The thing that strikes about this paragraph is the way that it breaks down into three very different sentences. The first – which MS Word is currently underlining entirely in green – is not just a run-on sentence but a run-on sentence comprising little more than a list of things overheard on the radio. Aside from Straub’s eye for set dressing (The South belongs to Dr Pepper and Pepsi… not Coke), the astonishing thing about this sentence is that it in no way feels over-long or under-punctuated. It is easy to forget that punctuation exists in order to instruct the reader where to place emphasis and when to pause while reading ‘aloud in their head’. Straub strings his sentence together using a series of commas and a semi-colon that shifts the emphasis away from the adverts and towards the music. The sentence does not feel too long because Straub chooses his words with utmost care and precision. He chooses them for colour and he chooses them for cadence. He chooses them places them in the sentence in a very specific order so as to ensure that we can read the entire sentence without ever getting lost and without ever having to check the punctuation to make sense of what it is that we have just read. The words and concepts slip by us like the miles of a cross-country road trip. They fit together because we see them together, their association is almost accidental and yet strangely evocative in the same way that shopping trolleys and broken windows create an impression of poverty that has little to do with the bank balances of local residents. The semi-colon is a masterstroke as it changes the emphasis without jerking us out of the rhythm of the sentence. Once it was adverts that flowed by us, now it is song lyrics. They flow into one another and create a single impression almost by accident but seemingly by design.

If the semi-colon was impressive then the full stop is a stroke of genius. Again, we are confronted by a list of things but Straub cleverly inserts the second-person pronoun ‘You’ to suggest a growing bond between the music and the listened. What began as a way to keep the child quiet ends as a reflection on the listener’s life. YOU know what it’s like to be thrown out of a bar. YOU know what it’s like to have a busted TV and nothing to do. YOU know these things and so do the singers and songwriters. They speak to YOU, their words are no longer just a different type of noise to the adverts that started the paragraph. They got to YOU.

The third sentence finds the listener jerking himself out of a country music-filled reverie. The opening clause of the sentence is almost petulant: “There was nothing that was not banal, there was no phrase that was not a cliché” then comes the comma… then comes the BUT. This shit is awful, trite, clichéd nonsense but it lulled the child to sleep and it gave the miles a pleasing feel. Just enough of a pleasing feel to allow the driver to forget that the child on the back-seat has been abducted and that, sooner or later, he will have to be deal with her one way or another. That time will come… but not yet: “the man just drove, distracted by this endless soap opera of America’s bottom dogs.”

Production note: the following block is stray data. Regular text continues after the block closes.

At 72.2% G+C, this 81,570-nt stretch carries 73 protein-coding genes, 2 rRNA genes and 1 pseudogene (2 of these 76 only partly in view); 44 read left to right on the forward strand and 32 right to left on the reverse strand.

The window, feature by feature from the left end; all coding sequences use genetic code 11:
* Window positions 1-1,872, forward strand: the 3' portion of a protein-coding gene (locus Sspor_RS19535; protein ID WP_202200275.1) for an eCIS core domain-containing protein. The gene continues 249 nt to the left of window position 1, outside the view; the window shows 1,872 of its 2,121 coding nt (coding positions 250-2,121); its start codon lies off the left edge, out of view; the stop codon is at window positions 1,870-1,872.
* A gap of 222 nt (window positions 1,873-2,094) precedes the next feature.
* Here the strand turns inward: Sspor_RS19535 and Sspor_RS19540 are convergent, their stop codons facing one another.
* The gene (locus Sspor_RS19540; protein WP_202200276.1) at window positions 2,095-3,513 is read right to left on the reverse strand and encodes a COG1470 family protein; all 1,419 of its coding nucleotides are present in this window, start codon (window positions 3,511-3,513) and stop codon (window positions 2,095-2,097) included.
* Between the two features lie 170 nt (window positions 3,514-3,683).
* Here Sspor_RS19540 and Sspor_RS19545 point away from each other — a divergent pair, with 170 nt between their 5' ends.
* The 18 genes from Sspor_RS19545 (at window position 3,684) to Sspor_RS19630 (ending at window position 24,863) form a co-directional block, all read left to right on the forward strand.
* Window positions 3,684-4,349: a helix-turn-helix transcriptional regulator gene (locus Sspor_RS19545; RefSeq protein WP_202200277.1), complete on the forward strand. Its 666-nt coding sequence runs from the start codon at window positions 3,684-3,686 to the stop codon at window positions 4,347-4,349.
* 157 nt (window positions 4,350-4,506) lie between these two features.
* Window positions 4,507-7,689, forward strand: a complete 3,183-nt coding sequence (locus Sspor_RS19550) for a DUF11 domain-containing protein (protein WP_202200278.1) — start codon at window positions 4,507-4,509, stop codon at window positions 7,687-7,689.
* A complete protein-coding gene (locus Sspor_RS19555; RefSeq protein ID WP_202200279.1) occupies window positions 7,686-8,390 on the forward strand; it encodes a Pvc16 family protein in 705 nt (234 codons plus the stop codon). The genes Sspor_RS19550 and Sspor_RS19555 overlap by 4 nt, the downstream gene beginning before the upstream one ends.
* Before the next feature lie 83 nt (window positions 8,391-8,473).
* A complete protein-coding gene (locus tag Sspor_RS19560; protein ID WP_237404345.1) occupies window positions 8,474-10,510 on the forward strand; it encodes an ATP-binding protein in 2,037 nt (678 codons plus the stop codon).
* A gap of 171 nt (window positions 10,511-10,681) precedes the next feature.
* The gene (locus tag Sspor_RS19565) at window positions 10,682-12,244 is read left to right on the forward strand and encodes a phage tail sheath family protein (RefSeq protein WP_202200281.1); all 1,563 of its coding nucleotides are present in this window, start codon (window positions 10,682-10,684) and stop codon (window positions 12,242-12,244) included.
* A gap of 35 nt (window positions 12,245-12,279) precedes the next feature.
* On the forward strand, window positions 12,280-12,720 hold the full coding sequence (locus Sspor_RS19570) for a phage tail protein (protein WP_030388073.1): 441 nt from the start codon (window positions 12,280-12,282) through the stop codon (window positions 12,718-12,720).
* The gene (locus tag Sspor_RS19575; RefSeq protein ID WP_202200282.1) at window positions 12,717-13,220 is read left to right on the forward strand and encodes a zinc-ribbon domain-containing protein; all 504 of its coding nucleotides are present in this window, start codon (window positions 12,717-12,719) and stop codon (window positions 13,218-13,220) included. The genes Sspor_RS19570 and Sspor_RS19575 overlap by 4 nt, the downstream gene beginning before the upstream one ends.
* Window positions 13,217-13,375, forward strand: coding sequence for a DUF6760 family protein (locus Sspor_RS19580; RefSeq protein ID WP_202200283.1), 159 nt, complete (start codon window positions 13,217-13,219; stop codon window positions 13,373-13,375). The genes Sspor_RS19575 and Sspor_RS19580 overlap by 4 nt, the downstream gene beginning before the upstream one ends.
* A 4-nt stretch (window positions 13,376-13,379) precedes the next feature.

Even those last two words are brilliant: Bottom Dogs… Buh-dum Dah!

REVIEW – The Island of Lost Souls (1932)

FilmJuice have my review of Erle C. Kenton’s much under-loved The Island of Lost Souls starring Charles Laughton and Bela Lugosi.

The film is a product of the 1930s Golden Age in American horror that produced many of the great American movie monsters. Based on H.G. Wells’ The Island of Doctor Moreau, The Island of Lost Souls was banned in the UK because of its tendency to deny God and play with the idea of inter-racial and inter-species sex. Indeed, to say that this film is racist would be something of an understatement as it represents an almost flawless articulation of White America’s fear that non-whites will someday rise-up and, in the immortal words of Hunter S. Thompson, savagely penetrate every orifice in their bodies with their throbbing, uncircumcised members:

The film’s use of the word ‘native’ to denote the man-beasts is hardly accidental as it panders to double-edged racist fantasies about non-white people being more animalistic than American Christians. I use the word ‘fantasies’ advisedly as this belief in the passionate nature of non-white people extends not just to their perceived capacity for violence but also to their atavistic sexualities. Thus, when Parker kisses Lota and recoils in disgust, his disgust is born not only of inter-racial and inter-species revulsion but also from the realisation that he enjoyed kissing the savage far more than he did his immaculate groomed white fiancée.

Interestingly, the film is currently considered to be out of copyright meaning that you can watch it for free on Youtube. However, the good folks at Eureka have done a fantastic job of packaging the film up with a series of interviews and essays and the print used for their release is fantastically clear so I definitely recommend picking up their edition rather than watching it for free on the internet.

The Book of Human Insects (1970) By Osamu Tezuka – The Horror of Limitless Potential and Unfettered Change